What to Expect at Brighton Center
Here are some other helpful things you should know before your visit to the
Brighton Center for Pediatric Neurodevelopment:
We evaluate and treat individuals as young as 14 months old
and as old as 26 years old.
Are you a teen or young adult who dreads going to a "kids clinic"? Never fear. We have a "Teen/Young Adult Lounge" created just for you to wait in. This way the younger kids have their own room to play in while you relax and stare at your phone or catch up on some pop culture reading of magazines and books we provide...or did we mention our lobby Arcade with 3000 classic games (and if you are a "kid at heart" who wants to hang out in the general waiting room and play with the toys, be our guest...we won't tell).
In addition to diagnostics and assessments, we also provide parent training/behavioral coaching for home challenges, educational advocacy/consulting/tutoring for school challenges, and family counseling.
We do not directly bill insurance companies for services and families receive coded receipts to submit for reimbursement.
We make the experience safe and fun for all involved.
For our younger clientele, our clinic rooms have lots of toys and no shots are given. Teens and young adults will enjoy being able to relax on the couch or in the conference room while they participate in treatment (and no shots for the big kids either!).
If it is necessary to cancel your appointment, we ask that you give us at least two business days notice. This courtesy allows other patients who are waiting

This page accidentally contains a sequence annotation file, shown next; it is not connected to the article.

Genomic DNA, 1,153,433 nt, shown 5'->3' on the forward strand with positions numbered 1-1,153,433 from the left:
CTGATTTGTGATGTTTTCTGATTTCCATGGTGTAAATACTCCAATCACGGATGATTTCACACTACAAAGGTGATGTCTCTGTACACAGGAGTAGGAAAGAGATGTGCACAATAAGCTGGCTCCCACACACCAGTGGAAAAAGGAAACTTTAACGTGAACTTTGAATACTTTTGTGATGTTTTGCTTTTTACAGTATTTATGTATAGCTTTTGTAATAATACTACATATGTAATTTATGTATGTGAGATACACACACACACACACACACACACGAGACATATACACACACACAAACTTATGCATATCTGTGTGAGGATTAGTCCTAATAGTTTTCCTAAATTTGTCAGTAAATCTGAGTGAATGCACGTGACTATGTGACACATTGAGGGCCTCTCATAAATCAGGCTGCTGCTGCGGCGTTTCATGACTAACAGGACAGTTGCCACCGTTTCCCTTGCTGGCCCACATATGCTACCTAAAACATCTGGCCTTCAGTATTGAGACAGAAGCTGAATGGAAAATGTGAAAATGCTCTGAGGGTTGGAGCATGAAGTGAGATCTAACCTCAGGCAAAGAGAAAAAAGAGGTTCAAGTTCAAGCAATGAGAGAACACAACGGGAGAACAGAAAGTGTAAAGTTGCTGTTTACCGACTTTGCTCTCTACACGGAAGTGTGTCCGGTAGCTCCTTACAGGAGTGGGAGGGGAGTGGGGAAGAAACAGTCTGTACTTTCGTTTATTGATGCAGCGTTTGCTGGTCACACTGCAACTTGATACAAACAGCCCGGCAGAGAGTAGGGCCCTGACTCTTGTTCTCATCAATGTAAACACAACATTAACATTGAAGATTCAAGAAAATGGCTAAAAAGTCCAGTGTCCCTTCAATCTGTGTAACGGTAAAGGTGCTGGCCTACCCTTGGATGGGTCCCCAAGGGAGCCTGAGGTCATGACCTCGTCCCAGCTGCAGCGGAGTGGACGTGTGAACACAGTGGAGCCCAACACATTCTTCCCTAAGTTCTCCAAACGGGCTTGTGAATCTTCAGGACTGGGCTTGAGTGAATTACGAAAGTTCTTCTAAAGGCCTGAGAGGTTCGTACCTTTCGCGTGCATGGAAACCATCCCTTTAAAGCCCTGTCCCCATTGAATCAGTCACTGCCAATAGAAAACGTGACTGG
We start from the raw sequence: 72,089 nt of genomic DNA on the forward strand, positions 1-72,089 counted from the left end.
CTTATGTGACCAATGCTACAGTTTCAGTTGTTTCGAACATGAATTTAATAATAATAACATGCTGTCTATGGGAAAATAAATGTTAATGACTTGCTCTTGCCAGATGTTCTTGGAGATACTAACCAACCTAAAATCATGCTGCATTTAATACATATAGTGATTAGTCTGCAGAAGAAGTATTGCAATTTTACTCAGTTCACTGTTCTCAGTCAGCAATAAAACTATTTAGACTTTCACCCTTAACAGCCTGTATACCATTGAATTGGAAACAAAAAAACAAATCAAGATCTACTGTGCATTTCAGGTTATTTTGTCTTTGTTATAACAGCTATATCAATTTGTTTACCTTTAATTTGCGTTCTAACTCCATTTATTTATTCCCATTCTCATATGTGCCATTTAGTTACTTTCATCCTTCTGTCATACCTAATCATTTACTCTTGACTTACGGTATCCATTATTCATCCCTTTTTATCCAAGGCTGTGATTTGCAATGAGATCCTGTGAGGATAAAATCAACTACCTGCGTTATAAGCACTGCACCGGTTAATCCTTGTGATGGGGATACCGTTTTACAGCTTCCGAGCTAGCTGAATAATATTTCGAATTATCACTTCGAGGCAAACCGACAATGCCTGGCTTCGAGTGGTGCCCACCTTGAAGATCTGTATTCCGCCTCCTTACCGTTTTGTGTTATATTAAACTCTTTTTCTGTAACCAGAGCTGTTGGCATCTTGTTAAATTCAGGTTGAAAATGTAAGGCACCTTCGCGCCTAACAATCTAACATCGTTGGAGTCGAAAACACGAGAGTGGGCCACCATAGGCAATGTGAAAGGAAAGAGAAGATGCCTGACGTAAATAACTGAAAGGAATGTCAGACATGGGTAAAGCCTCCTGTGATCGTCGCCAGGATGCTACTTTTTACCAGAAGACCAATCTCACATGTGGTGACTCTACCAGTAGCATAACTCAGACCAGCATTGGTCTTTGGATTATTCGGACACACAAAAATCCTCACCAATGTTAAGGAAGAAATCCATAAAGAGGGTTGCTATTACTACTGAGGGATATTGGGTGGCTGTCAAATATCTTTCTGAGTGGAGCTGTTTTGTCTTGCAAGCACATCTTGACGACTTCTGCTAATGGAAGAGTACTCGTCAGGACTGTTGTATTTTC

for an appointment to use this time slot.
For cancellations after that time, there will be a $60 charge.
Current IEPs and reports from previous evaluations can be helpful to review during your initial appointment. If you have this documentation available, please bring it with you to your child's appointment.
For Dr. Bowers:
New visits last 1.5 hours, return visits last one hour, and psychological testing lasts between one and four hours.
Visits include history taking, review of relevant records and documentation, and developmental evaluation (usually play based and observational).
Reports are sent to the family and primary physician (unless requested otherwise by the parent).
Printed copies of recommendations are frequently provided.
Caregivers receive a testing report, including recommendations, at the conclusion of a formal psychological/intellectual evaluation with the child.
Any questions? Contact us!
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